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AI Outperforms Sonographers in Diagnosis of Cardiac Function

Writer: Anusha Srinivasan '24

Editor: Surya Khatri '24

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Artificial intelligence has been making waves in numerous fields, and cardiology is no exception. In a groundbreaking study, Cedars-Sinai investigators found that AI outperforms sonographers in assessing and diagnosing cardiac function through echocardiogram assessments. This first-of-its-kind, randomized clinical trial assessed 3495 transthoracic echocardiogram studies. Researchers found that cardiologists agreed more frequently with AI initial assessment (requiring correction in 16.8% of cases) than with sonographers’ initial assessment (requiring correction in 27.2% of cases) [1].


The senior author of this study, Dr. David Ouyang, believes that these findings have broad implications for the field of cardiology. The study has raised the bar for AI technologies seeking regulatory approval, offering clinicians extra security and confidence that the AI they are adopting can help improve the quality of care that they deliver [1].


However, there are also ethical and societal considerations that arise from the use of AI in healthcare. One potential concern is the displacement of sonographers and other healthcare professionals who may be replaced by AI technologies. It is essential to consider the potential impact on employment and job security for healthcare workers as AI continues to advance in the field [3].


Another consideration is the potential for bias in the AI algorithms used for diagnosis. It is crucial to ensure that these algorithms are developed and trained using diverse data sets to avoid bias and ensure that they are effective across different populations. Additionally, transparency and explainability in AI algorithms are crucial to ensure that patients understand how their diagnosis was made [4].


While AI continues to advance in the field of cardiology, there is also the potential for the technology to be used for preventative care. AI algorithms can identify patterns and predict which patients are at higher risk for certain cardiac conditions by analyzing large data sets of patient information. This can enable clinicians to intervene earlier and potentially prevent or delay the onset of cardiac disease [5].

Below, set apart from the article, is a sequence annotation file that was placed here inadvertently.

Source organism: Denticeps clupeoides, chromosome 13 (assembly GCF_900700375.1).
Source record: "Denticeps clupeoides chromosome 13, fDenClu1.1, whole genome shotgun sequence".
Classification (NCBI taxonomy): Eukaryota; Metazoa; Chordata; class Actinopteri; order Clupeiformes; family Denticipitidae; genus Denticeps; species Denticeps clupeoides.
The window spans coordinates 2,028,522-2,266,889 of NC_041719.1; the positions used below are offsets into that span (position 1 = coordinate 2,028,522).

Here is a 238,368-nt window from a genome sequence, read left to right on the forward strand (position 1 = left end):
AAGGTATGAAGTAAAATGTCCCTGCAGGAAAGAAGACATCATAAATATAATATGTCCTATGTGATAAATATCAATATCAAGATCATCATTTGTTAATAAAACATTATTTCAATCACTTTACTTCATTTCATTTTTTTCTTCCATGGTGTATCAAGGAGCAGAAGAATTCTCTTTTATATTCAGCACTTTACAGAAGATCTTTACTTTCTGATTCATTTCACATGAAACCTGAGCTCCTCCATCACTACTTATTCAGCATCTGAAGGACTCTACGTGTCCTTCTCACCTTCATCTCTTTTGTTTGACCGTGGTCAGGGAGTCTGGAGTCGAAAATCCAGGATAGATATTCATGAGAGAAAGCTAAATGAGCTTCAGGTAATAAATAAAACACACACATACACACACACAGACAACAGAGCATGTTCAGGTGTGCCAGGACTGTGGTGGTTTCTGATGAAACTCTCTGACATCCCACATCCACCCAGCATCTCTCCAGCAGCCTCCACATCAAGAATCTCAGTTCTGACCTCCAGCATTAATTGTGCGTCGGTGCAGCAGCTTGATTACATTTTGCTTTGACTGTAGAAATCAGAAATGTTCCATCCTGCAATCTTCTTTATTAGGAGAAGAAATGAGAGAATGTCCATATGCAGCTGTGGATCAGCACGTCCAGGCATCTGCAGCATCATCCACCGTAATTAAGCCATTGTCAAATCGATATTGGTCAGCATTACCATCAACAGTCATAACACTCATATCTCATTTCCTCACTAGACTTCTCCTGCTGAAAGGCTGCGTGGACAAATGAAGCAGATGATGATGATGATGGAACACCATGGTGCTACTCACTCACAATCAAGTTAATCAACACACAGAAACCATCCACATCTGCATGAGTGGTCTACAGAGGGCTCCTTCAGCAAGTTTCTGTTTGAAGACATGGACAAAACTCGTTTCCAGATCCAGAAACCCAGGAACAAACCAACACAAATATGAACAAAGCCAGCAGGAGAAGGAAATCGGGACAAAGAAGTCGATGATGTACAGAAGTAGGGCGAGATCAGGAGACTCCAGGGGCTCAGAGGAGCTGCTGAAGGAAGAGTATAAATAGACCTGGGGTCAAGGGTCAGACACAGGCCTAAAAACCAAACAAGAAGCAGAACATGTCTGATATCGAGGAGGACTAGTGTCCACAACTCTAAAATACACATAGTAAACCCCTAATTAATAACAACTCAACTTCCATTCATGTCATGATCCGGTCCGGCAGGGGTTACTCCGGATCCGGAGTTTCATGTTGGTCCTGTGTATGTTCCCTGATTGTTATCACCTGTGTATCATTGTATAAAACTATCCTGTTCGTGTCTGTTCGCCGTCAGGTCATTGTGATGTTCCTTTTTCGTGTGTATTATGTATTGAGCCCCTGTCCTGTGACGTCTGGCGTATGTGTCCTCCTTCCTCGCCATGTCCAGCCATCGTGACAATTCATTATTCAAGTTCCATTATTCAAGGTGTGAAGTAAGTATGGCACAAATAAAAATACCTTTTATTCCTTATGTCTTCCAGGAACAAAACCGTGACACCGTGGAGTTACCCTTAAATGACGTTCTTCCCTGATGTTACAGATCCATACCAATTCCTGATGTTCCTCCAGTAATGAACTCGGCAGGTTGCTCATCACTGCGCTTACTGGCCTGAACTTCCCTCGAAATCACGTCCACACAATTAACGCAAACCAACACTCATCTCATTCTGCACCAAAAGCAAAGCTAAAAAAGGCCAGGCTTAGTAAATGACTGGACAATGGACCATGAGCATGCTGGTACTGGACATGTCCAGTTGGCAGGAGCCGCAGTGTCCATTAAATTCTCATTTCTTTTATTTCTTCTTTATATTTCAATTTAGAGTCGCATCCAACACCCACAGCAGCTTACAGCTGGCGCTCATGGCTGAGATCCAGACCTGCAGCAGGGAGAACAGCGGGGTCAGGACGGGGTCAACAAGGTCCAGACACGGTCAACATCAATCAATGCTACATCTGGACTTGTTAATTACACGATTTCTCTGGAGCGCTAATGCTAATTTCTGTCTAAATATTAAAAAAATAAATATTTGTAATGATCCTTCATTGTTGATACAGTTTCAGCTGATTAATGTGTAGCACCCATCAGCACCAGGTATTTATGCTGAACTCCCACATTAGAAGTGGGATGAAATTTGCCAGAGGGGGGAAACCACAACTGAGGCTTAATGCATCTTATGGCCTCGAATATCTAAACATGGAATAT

In conclusion, AI has the potential to revolutionize the accuracy and efficiency of cardiac diagnosis and support preventative care efforts. However, it is essential to address ethical and societal considerations to ensure that the technology is developed and implemented in a responsible and equitable manner.


  1. Cedars-Sinai Medical Center. (2023, April 5). Is artificial intelligence better at assessing heart health?. ScienceDaily. Retrieved May 10, 2023 from www.sciencedaily.com/releases/2023/04/230405112105.htm

  2. Frankenfield, J. (2023, May 1). Artificial Intelligence: What it is and how it is used. Investopedia. https://www.investopedia.com/terms/a/artificial-intelligence-ai.asp

  3. Hui Wen Loh, Chui Ping Ooi, Silvia Seoni, Prabal Datta Barua, Filippo Molinari, U Rajendra Acharya, Application of explainable artificial intelligence for healthcare: A systematic review of the last decade (2011–2022), Computer Methods and Programs in Biomedicine, Volume 226, 2022, 107161, ISSN 0169-2607, https://doi.org/10.1016/j.cmpb.2022.107161.

  4. World Economic Forum. (2018). The Future of Jobs in the Fourth Industrial Revolution: The Global Reskilling Imperative. Retrieved from https://www3.weforum.org/docs/WEF_Future_of_Jobs_2018.pdf

  5. Yan, Y., Zhang, J. W., Zang, G. Y., & Pu, J. (2019). The primary use of artificial intelligence in cardiovascular diseases: what kind of potential role does artificial intelligence play in future medicine?. Journal of geriatric cardiology : JGC, 16(8), 585–591. https://doi.org/10.11909/j.issn.1671-5411.2019.08.010

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